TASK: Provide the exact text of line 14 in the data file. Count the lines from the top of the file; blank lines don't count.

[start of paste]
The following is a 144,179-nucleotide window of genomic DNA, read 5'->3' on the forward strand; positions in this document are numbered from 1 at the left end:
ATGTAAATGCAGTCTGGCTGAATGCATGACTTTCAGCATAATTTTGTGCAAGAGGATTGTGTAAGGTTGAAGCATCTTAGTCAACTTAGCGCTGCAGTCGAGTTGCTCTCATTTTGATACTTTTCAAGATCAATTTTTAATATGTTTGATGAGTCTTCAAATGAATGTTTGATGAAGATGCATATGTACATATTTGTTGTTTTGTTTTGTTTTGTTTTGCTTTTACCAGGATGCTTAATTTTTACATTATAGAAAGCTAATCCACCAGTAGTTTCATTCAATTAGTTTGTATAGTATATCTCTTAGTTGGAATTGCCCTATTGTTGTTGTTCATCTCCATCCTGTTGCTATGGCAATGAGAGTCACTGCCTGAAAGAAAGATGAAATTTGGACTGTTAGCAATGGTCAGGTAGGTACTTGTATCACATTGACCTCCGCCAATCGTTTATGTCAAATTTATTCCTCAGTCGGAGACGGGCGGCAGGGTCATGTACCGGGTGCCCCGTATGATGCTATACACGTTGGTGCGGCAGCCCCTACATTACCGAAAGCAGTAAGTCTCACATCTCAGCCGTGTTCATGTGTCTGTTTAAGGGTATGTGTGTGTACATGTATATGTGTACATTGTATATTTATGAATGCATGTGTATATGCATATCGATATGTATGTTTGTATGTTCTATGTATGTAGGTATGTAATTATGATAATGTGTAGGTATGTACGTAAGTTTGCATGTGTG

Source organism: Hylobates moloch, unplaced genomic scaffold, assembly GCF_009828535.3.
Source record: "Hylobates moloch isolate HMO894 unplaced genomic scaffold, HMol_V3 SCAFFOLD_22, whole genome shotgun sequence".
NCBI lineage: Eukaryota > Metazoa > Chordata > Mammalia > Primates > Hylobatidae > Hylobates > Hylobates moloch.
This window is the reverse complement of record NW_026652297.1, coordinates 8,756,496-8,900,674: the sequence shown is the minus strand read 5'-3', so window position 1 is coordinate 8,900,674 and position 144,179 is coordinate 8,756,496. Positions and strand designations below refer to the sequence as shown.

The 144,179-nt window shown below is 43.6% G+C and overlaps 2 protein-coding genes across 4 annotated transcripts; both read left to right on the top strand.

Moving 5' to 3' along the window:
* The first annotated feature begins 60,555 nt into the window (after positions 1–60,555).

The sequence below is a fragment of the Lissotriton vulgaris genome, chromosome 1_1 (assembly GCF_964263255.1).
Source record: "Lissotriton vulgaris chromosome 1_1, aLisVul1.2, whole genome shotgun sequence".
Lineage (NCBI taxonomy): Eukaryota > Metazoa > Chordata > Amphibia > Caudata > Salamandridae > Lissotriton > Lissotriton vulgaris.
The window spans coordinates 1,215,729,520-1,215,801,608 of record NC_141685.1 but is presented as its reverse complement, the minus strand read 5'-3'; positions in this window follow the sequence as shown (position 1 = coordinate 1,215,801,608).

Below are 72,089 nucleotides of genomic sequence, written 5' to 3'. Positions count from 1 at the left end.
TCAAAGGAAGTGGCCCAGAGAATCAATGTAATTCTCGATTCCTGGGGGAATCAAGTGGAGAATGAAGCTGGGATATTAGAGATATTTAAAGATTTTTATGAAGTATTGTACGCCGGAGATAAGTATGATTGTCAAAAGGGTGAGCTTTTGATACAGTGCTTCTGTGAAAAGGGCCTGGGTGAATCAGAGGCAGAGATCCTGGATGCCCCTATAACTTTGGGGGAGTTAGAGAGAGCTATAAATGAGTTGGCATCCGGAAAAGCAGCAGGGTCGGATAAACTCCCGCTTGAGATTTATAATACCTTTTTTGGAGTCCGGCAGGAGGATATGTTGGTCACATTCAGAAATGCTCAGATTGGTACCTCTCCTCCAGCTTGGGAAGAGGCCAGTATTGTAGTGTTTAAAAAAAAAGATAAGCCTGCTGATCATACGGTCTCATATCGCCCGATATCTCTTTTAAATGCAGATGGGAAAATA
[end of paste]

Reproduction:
Below are 72,089 nucleotides of genomic sequence, written 5' to 3'. Positions count from 1 at the left end.